There are a growing number of community acupuncture clinics in San Diego whose owners say they are keeping costs low to allow for more frequent and more effective treatment for patients.
Some of these owners have expressed concern about the prevailing Western business model of private care that often makes it difficult for patients to commit to a wellness program because of cost.
During community acupuncture, patients are treated in an open area together, rather than in private rooms. In many cases, there are sheer screens to separate and create semi-private spaces. Patients receive acupuncture while seated in comfortable reclining chairs.
Acupuncture in a setting such as this is common in China, where it originated thousands of years ago. According to practioners, anything can be treated. Prices for such services typically range from $20 to $40 per session.
“The community acupuncture movement is gaining momentum nationwide,” said Nicole Murray, licensed acupuncturist and owner of the newly opened Beach Community Acupuncture (BCA), 4993 Niagara Ave., Suite 206. “This business model is rooted in a value system that people should not have to pay $60 to well over $100 for treatment. We want as many people as possible to have access to this very effective form of healthcare. People should be able to access acupuncture, if they want it — often, if they need it.”
According to the World Health Organization and the National Institutes of Health, acupuncture is proven effective to treat pain, addictions, stress, anxiety, allergies, infertility, osteoarthritis, migraine headaches and other problems.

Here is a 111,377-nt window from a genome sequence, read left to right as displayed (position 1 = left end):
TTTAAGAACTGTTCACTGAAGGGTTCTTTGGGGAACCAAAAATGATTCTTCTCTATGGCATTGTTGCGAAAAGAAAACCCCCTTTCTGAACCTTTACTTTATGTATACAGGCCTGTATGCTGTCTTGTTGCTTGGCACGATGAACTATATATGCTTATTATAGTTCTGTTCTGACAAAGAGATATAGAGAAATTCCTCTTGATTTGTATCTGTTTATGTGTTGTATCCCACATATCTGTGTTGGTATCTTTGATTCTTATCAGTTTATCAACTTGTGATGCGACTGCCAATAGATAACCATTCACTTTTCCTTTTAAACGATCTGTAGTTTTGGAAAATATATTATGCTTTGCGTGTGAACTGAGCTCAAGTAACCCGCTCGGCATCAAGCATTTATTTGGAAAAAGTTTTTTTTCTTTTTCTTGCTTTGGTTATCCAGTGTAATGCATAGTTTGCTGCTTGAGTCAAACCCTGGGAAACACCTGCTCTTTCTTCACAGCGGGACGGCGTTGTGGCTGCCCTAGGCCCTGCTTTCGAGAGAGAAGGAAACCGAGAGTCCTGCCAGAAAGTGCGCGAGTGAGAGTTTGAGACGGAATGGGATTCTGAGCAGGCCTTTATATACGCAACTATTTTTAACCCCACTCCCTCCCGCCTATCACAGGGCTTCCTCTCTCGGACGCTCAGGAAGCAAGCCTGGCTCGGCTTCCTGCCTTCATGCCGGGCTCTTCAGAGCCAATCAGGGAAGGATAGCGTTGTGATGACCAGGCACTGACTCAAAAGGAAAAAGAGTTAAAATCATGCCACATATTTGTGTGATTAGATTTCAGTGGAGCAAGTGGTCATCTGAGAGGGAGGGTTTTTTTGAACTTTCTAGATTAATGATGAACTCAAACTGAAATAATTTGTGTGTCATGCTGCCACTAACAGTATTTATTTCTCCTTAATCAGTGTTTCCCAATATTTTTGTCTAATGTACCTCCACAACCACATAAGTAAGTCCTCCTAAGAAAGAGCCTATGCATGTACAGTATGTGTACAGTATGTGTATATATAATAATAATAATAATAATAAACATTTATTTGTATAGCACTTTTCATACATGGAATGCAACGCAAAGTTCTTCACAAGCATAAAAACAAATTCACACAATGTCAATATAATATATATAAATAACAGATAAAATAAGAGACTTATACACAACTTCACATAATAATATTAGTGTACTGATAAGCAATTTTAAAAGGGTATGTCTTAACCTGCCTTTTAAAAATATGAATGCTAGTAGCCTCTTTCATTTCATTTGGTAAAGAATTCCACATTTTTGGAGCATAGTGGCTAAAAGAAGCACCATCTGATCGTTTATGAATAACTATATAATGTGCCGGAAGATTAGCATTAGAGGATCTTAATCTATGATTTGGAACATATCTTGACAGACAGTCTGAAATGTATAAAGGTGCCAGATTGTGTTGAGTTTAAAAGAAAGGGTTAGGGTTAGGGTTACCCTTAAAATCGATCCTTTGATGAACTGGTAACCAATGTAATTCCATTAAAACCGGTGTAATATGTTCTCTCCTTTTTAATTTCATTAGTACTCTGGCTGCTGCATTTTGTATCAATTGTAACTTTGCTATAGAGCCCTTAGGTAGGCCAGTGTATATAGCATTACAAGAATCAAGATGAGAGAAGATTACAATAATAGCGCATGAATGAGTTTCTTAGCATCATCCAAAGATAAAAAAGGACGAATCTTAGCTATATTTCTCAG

Acupuncture has been an essential part of medicine in the East, where it is believed that the body was designed to heal itself and rejuvenate naturally without drugs, hormone replacement or invasive surgery.
Christine Kinsella, a licensed acupuncturist and owner of To the Point Gaslamp Acupuncture, 711 4th Ave. Suite 201, said Chinese medicine doesn’t distinguish between mind and body. It is believed that the organ systems regulate mental states as well as physical conditions.
“Some people are unfamiliar with this ancient healing technique that involves placing hair-thin needles in various pressure points, called acupoints, throughout the body,” said Kinsella. “Stimulating these points promotes the body’s natural healing capabilities and enhances organ functions.”
BCA will be offering free treatments on Saturday, June 20 from 9 a.m. to 1 p.m. as an introduction to acupuncture, followed by an open house from 4 p.m. to 8 p.m.
Customers who would like a free treatment should schedule an appointment online at www.beachcommunityacupuncture.com.